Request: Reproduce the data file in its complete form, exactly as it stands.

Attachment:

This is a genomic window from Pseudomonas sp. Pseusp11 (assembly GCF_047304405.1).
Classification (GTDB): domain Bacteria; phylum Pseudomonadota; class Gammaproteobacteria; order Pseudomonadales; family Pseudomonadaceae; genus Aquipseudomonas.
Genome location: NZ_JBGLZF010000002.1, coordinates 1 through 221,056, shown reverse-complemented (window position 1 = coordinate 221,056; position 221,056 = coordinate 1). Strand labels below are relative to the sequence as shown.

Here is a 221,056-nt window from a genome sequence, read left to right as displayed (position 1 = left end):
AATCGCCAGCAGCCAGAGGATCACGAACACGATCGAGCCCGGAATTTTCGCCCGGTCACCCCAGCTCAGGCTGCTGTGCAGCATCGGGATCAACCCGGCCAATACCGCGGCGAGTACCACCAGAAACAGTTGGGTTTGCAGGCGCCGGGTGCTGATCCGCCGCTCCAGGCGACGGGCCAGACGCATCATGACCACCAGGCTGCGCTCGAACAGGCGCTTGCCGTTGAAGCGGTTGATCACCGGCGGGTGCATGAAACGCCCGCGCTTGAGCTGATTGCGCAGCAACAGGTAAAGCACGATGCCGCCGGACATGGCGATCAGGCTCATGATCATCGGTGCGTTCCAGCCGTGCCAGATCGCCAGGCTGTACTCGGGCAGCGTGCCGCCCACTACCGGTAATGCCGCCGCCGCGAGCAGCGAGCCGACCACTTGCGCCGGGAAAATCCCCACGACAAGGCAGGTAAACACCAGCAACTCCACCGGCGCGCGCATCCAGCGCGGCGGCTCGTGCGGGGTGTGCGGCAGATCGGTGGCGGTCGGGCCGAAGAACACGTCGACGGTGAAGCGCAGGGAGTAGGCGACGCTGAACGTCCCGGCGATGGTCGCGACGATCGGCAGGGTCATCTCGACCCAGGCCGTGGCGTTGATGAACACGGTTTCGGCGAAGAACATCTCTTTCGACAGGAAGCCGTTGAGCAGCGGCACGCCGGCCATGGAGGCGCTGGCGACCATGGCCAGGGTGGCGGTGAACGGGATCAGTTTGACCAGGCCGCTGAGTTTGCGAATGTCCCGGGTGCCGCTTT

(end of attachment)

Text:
This is a genomic window from Pseudomonas sp. Pseusp11 (assembly GCF_047304405.1).
Classification (GTDB): domain Bacteria; phylum Pseudomonadota; class Gammaproteobacteria; order Pseudomonadales; family Pseudomonadaceae; genus Aquipseudomonas.
Genome location: NZ_JBGLZF010000002.1, coordinates 1 through 221,056, shown reverse-complemented (window position 1 = coordinate 221,056; position 221,056 = coordinate 1). Strand labels below are relative to the sequence as shown.

Here is a 221,056-nt window from a genome sequence, read left to right as displayed (position 1 = left end):
AATCGCCAGCAGCCAGAGGATCACGAACACGATCGAGCCCGGAATTTTCGCCCGGTCACCCCAGCTCAGGCTGCTGTGCAGCATCGGGATCAACCCGGCCAATACCGCGGCGAGTACCACCAGAAACAGTTGGGTTTGCAGGCGCCGGGTGCTGATCCGCCGCTCCAGGCGACGGGCCAGACGCATCATGACCACCAGGCTGCGCTCGAACAGGCGCTTGCCGTTGAAGCGGTTGATCACCGGCGGGTGCATGAAACGCCCGCGCTTGAGCTGATTGCGCAGCAACAGGTAAAGCACGATGCCGCCGGACATGGCGATCAGGCTCATGATCATCGGTGCGTTCCAGCCGTGCCAGATCGCCAGGCTGTACTCGGGCAGCGTGCCGCCCACTACCGGTAATGCCGCCGCCGCGAGCAGCGAGCCGACCACTTGCGCCGGGAAAATCCCCACGACAAGGCAGGTAAACACCAGCAACTCCACCGGCGCGCGCATCCAGCGCGGCGGCTCGTGCGGGGTGTGCGGCAGATCGGTGGCGGTCGGGCCGAAGAACACGTCGACGGTGAAGCGCAGGGAGTAGGCGACGCTGAACGTCCCGGCGATGGTCGCGACGATCGGCAGGGTCATCTCGACCCAGGCCGTGGCGTTGATGAACACGGTTTCGGCGAAGAACATCTCTTTCGACAGGAAGCCGTTGAGCAGCGGCACGCCGGCCATGGAGGCGCTGGCGACCATGGCCAGGGTGGCGGTGAACGGGATCAGTTTGACCAGGCCGCTGAGTTTGCGAATGTCCCGGGTGCCGCTTT